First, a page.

What counts as infidelity?
June 27, 2017 2 comments
Men and women have different views on what exactly constitutes infidelity, according to a new survey.
While 91 per cent of women believe that a passionate kiss with someone other than a partner counts as being unfaithful, as many as one in five men do not share this opinion. This disparity was identified by relationship support charities Relate and Relationships Scotland.
The survey also revealed that men and women think differently about other behaviours which may be classed as infidelity. Eighty-nine per cent of women believe that the exchange of sexually explicit messages through text, email or video chats fell into this category. By contrast, only 78 per cent of male respondents agreed.
Attitudes towards infidelity also varied by age, the charities found. Among men and women between 16 and 24 years old, 41 per cent believed that simply flirting with someone else counted as being unfaithful. However, only 30 per cent of older people considered this a betrayal of a romantic partner.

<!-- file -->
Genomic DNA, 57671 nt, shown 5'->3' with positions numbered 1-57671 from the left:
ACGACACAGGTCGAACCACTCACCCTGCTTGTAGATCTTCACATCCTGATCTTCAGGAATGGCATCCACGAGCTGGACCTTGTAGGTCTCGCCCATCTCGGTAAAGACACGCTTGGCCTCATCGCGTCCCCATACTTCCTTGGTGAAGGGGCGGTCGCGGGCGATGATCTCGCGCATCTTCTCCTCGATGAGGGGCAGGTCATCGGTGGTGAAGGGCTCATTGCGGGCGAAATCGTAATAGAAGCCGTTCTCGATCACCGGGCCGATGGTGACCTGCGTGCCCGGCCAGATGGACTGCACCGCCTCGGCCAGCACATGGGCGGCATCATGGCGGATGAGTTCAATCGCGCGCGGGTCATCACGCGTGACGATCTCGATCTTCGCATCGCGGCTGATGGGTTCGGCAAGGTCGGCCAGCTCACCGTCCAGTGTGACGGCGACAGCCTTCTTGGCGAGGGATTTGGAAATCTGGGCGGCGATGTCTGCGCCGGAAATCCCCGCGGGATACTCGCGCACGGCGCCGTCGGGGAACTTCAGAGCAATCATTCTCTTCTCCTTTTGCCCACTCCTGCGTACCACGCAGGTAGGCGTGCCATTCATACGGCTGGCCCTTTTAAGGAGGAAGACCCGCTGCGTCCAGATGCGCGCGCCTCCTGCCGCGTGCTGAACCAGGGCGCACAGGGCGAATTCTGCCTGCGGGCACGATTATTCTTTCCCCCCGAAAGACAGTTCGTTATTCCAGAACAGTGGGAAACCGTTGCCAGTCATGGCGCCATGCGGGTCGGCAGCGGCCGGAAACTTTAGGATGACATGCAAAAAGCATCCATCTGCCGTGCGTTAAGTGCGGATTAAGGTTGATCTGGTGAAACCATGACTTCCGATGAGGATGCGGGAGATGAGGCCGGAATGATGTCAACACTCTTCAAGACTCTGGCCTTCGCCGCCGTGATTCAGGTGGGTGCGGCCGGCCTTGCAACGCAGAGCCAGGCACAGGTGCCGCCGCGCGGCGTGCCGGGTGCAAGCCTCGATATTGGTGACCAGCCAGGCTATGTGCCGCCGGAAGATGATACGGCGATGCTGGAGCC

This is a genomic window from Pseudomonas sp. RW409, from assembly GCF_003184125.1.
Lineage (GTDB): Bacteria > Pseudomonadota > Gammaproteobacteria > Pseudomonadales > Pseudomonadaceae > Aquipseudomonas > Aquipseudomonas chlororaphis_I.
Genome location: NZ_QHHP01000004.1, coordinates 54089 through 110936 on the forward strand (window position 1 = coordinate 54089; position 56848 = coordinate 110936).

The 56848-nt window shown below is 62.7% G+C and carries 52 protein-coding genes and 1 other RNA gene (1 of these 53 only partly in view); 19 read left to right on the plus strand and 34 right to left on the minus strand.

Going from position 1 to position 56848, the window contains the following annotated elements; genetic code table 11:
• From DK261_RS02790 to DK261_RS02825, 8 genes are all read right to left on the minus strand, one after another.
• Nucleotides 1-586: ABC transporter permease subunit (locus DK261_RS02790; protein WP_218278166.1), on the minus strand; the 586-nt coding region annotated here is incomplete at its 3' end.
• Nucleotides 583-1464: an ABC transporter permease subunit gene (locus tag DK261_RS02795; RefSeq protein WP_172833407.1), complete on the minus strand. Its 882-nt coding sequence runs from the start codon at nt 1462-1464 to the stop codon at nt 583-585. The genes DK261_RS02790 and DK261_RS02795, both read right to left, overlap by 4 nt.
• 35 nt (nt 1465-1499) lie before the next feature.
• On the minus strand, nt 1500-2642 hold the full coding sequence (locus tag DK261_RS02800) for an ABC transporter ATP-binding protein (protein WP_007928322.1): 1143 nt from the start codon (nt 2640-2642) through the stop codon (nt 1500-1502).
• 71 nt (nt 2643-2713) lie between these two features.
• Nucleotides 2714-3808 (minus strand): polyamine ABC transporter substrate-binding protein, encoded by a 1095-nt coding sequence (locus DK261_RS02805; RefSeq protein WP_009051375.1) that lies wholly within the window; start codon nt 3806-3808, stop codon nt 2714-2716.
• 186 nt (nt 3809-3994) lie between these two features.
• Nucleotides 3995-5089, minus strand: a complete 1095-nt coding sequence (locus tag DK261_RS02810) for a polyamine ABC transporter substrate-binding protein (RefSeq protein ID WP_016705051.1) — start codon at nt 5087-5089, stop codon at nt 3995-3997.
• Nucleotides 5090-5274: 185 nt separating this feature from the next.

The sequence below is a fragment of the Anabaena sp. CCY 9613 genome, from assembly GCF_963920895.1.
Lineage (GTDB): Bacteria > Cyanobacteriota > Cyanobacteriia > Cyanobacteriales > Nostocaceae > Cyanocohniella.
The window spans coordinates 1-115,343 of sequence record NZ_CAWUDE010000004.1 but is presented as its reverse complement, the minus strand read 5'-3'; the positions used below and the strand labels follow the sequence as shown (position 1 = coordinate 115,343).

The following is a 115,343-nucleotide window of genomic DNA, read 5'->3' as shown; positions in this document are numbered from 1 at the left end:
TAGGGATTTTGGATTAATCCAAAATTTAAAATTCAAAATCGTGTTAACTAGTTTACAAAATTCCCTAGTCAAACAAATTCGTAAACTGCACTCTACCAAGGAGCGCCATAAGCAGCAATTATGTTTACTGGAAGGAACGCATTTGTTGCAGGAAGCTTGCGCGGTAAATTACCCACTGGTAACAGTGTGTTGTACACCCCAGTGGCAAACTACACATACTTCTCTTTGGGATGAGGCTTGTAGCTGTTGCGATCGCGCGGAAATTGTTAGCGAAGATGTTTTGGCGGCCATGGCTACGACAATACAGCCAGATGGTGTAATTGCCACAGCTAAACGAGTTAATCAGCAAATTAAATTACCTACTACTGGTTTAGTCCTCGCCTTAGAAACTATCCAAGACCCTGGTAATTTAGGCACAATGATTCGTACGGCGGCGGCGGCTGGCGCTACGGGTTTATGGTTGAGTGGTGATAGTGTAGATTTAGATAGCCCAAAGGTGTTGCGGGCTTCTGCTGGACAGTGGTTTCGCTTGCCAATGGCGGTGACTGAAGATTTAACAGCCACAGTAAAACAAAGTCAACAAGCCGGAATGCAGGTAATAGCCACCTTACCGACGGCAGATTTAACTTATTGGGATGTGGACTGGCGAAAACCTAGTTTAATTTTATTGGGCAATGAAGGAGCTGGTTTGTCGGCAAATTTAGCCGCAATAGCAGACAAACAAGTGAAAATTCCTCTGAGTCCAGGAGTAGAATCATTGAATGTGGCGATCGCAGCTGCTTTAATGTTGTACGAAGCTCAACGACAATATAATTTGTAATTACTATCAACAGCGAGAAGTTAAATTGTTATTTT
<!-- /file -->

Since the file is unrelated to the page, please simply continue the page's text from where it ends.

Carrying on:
These figures were gathered by polling organisation YouGov on behalf of the charities. The group surveyed 5,071 people over the age of 16 in a way that weighted the responses to be representative of the UK population as a whole.
Relate counsellor Gurpreet Singh said these findings suggest that “gender does sometimes play a part in what people find acceptable and what they don’t”. Women can be upset by their partner kissing someone else “because of the perceived emotional connection” while men “may see it as relatively insignificant because they are sometimes less concerned with the emotional than the physical” he explained.
Different attitudes were also found towards matters other than infidelity. In general, men were more likely to exaggerate the number of people they had slept with while women tended to undersell how many partners they had had. When it came to one night stands, women usually regretted having them but men expressed disappointment they had not had more.
Last year, researchers in Canada suggested that people may actually underestimate the likelihood that their partner will be unfaithful. In a survey of around 200 people, only five per cent believed there was a chance infidelity had occurred in their relationship whereas nine per cent admitted they had strayed themselves.
Photo by Gianluca Di natale via Flickr under a Creative Commons licence.
June 27, 2017